Invalid session management is one of the common problems when using NHibernate and can lead to severe issues such as memory leaks or data inconsistency. In this post I am going to show you how to eliminate those pitfalls using the Visual Studio debugger. We will step through the process of opening and closing the session. We will also have a look at its properties in order to check if entities are correctly persisted. Let’s start then from breaking into the session open event.
To be able to debug the NHibernate source code the debugger must know how to find it. If you are using the 3.0.0 version of NHibernate you may use http://www.symbolsource.org configuring Visual Studio to use their symbol store. If your NHibernate version is different you need to either compile NHibernate on your own and reference the produced binaries in your application build process or make use of the sourcepack script. Here I will describe the second approach (especially because I’m the author of the sourcepack and I need to advertise it somehow ;)).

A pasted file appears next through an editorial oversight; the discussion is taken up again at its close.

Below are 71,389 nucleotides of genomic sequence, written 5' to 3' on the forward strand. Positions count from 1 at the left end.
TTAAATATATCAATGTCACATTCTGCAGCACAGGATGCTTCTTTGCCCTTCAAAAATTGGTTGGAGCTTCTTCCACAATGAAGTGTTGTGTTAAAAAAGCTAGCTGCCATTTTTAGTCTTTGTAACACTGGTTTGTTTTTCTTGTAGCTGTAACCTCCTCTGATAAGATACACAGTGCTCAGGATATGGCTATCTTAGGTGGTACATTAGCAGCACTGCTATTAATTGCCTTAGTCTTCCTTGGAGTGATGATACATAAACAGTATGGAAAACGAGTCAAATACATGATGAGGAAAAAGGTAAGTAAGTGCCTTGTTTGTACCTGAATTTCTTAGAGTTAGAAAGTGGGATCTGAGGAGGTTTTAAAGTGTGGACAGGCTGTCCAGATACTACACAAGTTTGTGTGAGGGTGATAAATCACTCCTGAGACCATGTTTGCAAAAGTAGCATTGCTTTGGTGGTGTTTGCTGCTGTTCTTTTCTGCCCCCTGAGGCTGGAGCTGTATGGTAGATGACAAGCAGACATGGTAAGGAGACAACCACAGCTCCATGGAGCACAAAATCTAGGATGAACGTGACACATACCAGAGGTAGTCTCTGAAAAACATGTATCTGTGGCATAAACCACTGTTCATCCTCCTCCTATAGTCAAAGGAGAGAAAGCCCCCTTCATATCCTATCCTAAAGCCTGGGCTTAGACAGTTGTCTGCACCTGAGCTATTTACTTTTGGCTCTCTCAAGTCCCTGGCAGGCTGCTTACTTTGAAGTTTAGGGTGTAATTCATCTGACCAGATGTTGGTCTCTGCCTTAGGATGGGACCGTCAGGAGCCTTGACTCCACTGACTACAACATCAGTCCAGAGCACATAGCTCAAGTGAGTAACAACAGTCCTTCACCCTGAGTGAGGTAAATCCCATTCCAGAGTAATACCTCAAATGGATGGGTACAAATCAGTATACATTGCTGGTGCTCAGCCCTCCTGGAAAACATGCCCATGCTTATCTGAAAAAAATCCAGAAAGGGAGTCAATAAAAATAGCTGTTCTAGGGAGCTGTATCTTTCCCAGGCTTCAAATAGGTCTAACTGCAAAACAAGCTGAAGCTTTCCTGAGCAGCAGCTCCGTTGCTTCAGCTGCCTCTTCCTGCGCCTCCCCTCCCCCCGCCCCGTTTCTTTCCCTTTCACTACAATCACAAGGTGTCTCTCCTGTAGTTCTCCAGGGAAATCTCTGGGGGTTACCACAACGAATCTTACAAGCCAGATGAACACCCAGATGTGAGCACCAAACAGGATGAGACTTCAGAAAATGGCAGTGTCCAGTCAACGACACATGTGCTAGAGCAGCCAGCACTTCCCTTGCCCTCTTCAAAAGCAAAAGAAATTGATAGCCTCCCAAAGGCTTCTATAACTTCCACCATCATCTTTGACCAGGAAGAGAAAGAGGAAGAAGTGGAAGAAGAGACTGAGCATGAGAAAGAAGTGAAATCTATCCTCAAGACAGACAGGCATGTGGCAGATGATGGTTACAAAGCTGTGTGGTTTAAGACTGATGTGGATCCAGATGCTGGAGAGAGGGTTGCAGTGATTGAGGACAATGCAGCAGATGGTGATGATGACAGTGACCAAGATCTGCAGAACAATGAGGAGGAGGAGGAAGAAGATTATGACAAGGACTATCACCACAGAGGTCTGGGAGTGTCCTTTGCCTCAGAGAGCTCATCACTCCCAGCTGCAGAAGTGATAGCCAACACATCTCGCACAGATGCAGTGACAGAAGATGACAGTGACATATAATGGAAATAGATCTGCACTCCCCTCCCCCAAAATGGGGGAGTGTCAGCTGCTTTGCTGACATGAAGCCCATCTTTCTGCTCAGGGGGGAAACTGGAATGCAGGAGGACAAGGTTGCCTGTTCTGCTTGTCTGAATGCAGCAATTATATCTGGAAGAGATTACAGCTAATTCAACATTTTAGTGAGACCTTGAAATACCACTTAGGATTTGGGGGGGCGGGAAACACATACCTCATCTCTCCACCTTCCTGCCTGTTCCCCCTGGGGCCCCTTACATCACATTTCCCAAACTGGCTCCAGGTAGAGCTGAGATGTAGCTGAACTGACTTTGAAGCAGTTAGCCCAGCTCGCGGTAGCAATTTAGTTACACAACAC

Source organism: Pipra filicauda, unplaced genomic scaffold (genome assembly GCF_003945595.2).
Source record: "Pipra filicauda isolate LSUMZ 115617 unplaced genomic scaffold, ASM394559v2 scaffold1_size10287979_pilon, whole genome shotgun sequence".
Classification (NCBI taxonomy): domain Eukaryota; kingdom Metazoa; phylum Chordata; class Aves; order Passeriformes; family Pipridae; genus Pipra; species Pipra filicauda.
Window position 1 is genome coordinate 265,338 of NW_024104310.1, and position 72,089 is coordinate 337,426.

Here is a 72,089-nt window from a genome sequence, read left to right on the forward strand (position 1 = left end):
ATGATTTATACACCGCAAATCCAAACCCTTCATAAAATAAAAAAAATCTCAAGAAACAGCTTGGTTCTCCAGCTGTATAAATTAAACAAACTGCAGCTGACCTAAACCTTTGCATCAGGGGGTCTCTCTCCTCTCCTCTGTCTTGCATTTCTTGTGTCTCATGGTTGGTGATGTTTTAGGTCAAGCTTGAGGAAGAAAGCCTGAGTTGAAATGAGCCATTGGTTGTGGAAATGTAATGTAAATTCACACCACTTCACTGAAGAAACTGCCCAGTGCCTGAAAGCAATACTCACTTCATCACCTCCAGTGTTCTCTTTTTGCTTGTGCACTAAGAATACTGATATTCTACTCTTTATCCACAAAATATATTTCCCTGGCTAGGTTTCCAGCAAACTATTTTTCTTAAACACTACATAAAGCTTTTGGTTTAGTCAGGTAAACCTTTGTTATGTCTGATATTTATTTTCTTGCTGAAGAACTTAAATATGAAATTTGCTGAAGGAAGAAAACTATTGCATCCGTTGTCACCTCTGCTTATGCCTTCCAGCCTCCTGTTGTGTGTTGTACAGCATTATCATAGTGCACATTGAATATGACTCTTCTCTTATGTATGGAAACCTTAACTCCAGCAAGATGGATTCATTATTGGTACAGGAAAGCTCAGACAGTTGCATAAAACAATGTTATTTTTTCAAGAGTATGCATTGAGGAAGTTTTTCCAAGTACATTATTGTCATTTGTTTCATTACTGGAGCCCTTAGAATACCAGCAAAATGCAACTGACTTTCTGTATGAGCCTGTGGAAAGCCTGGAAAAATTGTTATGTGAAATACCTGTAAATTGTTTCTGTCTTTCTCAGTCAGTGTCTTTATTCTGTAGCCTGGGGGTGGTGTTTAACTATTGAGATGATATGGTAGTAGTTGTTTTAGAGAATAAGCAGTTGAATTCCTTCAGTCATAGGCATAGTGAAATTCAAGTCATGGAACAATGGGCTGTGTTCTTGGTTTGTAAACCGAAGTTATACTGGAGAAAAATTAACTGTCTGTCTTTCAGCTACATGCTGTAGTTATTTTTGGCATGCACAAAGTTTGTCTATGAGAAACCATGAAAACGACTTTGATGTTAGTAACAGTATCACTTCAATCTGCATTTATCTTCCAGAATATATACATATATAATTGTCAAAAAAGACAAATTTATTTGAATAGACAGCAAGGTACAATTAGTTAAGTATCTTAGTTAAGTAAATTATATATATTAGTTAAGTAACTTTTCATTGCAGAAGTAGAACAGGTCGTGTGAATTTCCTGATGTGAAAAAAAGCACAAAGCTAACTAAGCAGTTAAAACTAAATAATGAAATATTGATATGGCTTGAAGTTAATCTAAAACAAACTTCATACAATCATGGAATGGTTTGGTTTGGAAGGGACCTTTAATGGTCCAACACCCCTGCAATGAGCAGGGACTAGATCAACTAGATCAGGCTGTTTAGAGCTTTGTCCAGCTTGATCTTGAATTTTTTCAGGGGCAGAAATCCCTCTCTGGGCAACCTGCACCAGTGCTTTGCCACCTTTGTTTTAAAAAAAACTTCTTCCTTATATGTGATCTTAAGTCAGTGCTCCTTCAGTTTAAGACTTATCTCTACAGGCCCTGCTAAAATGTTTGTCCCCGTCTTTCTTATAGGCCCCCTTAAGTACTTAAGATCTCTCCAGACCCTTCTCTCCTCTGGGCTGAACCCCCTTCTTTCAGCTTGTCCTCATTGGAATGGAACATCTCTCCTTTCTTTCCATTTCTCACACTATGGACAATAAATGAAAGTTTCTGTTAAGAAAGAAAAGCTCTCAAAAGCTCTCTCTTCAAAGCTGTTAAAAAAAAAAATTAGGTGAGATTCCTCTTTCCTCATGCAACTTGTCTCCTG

Are you using NHibernate or other open-source library in your project? I’m pretty sure that you are. Have you ever wondered what’s happening “under the cover” when you call Session.Get or perform a query? You probably did. The problem is that usually all the external assemblies are stored in one directory (libs, packages, reflibs etc.) with no symbol files or sources. In this post I would like to show you how you can benefit from project’s ReferencePath property and debug the source code of your libraries at any time you want.
In this post I would like to present you a simple way to implement changelog system for database objects using NHibernate session interceptor and database triggers. This system will inform which rows were created, deleted and which columns were updated and what were their previous values.
If you are a database application developer you often face the problem of using database constants in your application code. I would like to present you a way how to use such constants and avoid hard-coding data-table primary key values.